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Exp Ther Med. 2013 Apr;5(4):1259-1263. Epub 2013 Feb 5.

Paradoxic effects of propofol on visceral pain induced by various TRPV1 agonists.

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Postgraduate Institute, Southern Medical University, Guangzhou 510015; ; Departments of Anesthesiology, Guangdong Cardiovascular Institute, Guangdong General Hospital, Guangdong Academy of Medical Sciences, Guangzhou 510080, P.R. China.


Intraperitoneal injection of propofol inhibits subsequent acetic acid-induced writhing response in mice. Propofol increases the sensitivity of dorsal root ganglion neurons to capsaicin through transient receptor potential ankyrin subtype-1 (TRPA1) and protein kinase Cε (PKCε)-mediated phosphorylation of transient receptor potential vanilloid subtype-1 (TRPV1). Intraperitoneal co-injection of propofol may increase visceral nociception induced by TRPV1 agonists via sensitization of TRPV1. Therefore, we investigated the effects of intraperitoneal co-injection of propofol on nociception induced by acetic acid and capsaicin. The number of writhing movements induced by acetic acid or nociception time by capsaicin with or without propofol were counted. Neonatal capsaicin-treated mice were also used to demonstrate the role of TRPV1 in the effects of propofol on nociception, induced by TRPV1 agonists. Co-injection of propofol resulted in a pronociceptive effect on the writhing response induced by acetic acid, while the same dose of propofol ameliorated the response to capsaicin. The writhing response to intraperitoneal acetic acid was sharply inhibited following neonatal treatment with capsaicin. Co-injection with propofol reduced the number of writhing movements induced by acetic acid in neonatal capsaicin-treated mice. These results suggest that propofol binds to TRPV1 at the capsaicin-binding pocket.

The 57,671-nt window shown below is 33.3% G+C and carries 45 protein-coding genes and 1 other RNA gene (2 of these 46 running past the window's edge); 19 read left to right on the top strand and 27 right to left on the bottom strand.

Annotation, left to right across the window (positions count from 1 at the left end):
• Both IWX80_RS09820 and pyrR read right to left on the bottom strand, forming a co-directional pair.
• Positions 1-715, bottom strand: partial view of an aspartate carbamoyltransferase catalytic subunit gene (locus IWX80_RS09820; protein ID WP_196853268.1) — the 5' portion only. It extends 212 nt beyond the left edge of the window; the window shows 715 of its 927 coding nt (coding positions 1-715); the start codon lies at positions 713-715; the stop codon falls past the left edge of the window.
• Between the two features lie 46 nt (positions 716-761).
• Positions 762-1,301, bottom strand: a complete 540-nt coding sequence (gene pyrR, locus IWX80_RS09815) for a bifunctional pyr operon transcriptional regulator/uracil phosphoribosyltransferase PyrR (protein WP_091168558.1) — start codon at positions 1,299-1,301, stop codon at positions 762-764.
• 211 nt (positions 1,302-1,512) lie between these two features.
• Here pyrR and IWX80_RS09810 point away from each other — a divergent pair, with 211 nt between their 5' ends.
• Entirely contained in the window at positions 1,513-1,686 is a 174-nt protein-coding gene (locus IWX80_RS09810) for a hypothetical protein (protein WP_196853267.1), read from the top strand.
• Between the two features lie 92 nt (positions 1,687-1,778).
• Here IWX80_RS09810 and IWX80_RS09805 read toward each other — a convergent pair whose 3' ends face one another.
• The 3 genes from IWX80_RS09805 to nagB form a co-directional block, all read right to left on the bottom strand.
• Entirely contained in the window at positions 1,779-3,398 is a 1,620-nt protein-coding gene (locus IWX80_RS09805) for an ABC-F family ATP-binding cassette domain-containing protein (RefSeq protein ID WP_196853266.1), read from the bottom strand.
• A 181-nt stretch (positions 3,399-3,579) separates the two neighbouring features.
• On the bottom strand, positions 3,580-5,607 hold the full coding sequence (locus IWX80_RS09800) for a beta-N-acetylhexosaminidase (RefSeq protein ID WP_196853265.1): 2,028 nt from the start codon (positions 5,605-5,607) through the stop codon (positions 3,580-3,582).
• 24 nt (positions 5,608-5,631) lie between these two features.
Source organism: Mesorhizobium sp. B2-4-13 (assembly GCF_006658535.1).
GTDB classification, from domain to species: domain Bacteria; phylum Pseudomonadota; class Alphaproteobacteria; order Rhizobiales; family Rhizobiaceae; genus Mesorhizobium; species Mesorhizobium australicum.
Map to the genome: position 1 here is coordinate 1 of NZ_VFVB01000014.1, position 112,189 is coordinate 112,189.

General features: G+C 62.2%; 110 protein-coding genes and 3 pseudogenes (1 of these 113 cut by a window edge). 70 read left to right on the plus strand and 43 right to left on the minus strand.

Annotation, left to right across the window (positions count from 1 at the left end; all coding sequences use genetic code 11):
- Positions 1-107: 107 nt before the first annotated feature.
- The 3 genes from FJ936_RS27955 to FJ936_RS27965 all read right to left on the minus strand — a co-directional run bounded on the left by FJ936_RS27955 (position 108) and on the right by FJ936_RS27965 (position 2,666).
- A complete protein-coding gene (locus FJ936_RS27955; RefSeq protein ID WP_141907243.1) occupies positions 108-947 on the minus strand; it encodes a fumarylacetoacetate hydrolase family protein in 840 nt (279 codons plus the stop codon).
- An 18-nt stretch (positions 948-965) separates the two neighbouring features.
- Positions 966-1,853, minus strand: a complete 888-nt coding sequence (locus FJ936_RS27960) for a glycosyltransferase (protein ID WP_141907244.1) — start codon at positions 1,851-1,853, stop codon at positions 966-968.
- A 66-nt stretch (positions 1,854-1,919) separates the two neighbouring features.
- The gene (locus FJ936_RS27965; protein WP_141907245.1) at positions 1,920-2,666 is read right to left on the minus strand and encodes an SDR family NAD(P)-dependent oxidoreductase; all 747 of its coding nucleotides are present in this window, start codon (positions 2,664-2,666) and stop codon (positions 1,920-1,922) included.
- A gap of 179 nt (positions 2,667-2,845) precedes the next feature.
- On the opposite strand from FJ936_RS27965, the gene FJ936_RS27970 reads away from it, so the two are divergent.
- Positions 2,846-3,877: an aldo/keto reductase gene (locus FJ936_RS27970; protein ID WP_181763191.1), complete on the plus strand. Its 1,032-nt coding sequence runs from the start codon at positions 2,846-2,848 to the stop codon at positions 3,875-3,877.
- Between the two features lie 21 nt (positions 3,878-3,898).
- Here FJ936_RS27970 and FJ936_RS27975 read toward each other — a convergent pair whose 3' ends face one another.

acetic acid; capsaicin; propofol; transient receptor potential vanilloid subtype-1; visceral pain

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